Students and faculty worked together to make a working 3D-printed Iron Man suit for the Discovery Channel's new show, Savage Builds.

Students at Colorado’s School of Mines got to live out childhood dreams when they were part of building a real-life, functioning Iron Man suit. The school was approached Adam Savage, who hosted MythBusters from 2003 to 2016, now has a new show, Savage Builds, on the Discovery Channel.

When he was on campus to deliver a homecoming lecture, Savage got a chance to tour the facilities and that included the 3D Engineering lab. Savage was interested in what could be built there, and a few weeks later, his production team approached the school about building the suit for the show.

Savage did not want a mere costume, or a simply a 3D-printed suit of armor. No, what he wanted was a true to the Marvel design, printed from titanium, that also happened to be bulletproof, and oh yeah, it needed to fly.

Craig Brice, director of the advanced manufacturing program for Colorado School of Mines, was the team lead on the build and he, along with a team of student volunteers, accepted the challenge to bring the Iron Man suit from CGI into reality. There was no payment given for the work, and all hours put into the project were on a volunteer basis.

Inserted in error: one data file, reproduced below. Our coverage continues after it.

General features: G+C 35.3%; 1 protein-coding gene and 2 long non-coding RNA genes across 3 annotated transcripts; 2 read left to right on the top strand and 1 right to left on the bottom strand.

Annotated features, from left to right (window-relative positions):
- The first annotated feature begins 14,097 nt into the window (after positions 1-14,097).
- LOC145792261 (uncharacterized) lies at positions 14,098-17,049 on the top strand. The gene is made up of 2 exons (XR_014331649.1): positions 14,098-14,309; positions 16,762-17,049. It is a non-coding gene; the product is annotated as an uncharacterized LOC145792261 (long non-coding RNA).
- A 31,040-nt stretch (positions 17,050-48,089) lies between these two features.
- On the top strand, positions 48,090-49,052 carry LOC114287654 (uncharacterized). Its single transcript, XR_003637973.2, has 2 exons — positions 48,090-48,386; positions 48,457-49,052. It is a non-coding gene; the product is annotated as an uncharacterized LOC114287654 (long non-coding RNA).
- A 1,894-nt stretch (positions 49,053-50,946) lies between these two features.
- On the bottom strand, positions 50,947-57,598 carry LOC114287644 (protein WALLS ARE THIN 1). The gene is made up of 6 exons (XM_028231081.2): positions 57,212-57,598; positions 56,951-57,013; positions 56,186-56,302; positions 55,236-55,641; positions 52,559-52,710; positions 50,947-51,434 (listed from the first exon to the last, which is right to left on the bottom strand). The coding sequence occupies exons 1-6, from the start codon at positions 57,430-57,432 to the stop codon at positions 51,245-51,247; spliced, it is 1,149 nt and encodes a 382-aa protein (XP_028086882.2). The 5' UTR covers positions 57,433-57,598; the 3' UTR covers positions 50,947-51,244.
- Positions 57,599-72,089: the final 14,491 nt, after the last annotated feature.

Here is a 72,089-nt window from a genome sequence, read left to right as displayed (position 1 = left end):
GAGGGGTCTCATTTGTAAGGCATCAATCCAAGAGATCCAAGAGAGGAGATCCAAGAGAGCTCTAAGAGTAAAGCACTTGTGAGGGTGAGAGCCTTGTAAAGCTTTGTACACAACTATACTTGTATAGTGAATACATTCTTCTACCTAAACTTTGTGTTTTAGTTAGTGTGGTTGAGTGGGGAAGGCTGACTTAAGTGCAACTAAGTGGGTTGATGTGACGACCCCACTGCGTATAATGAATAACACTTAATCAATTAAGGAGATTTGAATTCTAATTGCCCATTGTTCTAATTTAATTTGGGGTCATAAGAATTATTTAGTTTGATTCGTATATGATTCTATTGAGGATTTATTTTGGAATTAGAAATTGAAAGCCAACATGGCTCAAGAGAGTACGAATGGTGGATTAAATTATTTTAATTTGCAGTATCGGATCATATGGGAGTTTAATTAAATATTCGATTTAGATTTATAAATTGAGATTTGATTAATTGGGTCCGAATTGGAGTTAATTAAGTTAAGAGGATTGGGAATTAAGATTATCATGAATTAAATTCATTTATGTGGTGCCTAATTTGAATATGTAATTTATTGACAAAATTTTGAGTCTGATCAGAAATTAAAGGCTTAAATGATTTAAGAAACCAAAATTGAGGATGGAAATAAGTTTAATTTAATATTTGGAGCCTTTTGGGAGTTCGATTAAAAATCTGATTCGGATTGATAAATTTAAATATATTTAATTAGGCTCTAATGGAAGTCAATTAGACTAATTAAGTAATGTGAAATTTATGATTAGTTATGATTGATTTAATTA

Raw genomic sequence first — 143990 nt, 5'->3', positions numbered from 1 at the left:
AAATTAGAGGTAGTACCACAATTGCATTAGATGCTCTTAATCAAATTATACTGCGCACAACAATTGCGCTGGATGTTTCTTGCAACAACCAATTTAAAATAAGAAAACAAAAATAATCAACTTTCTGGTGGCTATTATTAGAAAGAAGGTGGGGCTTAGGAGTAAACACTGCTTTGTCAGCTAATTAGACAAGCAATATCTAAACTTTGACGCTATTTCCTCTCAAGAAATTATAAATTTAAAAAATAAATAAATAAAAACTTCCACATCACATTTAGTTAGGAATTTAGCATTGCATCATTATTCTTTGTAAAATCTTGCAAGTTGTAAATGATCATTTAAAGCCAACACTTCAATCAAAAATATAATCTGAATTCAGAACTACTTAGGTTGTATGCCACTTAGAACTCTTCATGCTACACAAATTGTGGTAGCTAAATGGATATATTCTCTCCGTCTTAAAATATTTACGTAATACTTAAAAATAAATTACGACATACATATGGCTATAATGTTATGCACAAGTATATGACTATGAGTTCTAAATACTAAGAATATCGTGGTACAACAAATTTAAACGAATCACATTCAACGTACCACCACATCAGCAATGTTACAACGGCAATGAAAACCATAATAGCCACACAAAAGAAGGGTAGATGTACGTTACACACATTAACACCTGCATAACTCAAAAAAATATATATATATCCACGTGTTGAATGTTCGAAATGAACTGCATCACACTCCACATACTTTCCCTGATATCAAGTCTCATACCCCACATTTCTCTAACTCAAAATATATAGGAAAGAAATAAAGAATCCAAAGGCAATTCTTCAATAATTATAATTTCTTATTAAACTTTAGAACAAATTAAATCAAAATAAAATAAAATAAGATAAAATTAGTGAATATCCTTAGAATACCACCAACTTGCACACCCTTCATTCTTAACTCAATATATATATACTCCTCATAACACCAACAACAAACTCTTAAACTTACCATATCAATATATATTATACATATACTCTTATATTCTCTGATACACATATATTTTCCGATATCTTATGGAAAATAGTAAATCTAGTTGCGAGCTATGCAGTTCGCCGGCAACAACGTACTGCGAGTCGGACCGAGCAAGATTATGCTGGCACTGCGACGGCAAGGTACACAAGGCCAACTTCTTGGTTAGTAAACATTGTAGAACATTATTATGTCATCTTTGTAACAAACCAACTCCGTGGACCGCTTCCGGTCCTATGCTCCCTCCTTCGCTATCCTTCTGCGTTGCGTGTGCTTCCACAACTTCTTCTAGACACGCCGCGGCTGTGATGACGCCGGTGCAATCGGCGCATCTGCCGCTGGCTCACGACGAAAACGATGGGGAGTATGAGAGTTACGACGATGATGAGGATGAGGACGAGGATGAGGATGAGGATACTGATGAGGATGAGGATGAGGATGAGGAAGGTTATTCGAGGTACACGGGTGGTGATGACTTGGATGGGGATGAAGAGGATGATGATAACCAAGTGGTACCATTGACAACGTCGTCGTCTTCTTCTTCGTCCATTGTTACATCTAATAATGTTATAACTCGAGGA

The School of Mines team had to get the plans for the suit from Marvel Studios, taking those designs and making them into something that they could print – and be lightweight enough for a real person to wear. With 250 individually printed parts, including a 3D-printed transparent ceramic disc designed to represent the arc reactor in Iron Man’s chest, the suit was constructed with a plastic 3D-printed skeleton of sorts underneath the titanium.

Here is a peek at the suit from Savage's YouTube Channel:

Rumor has it that the suit really works; guess we will have to tune in to see. Savage Builds premieres Friday, June 14, on the Discovery Channel at 10 p.m. (ET).

Adam Savage shared a look at the suit on Twitter:

The team from School of Mines helped with the design, printing, and construction of the suit, with help from some offsite 3D printing done in partnership with Electrical Optical Systems, a German company with a North American company in Austin, Texas.

Here's a little video from the School of Mines about the suit:

We will certainly be watching on Friday night to see the suit, and what Colorado’s own engineers helped make possible. How about you, will you be tuning in? What do you think about the Colorado School of Mines helping make science fiction a reality? Let us know in the comments below.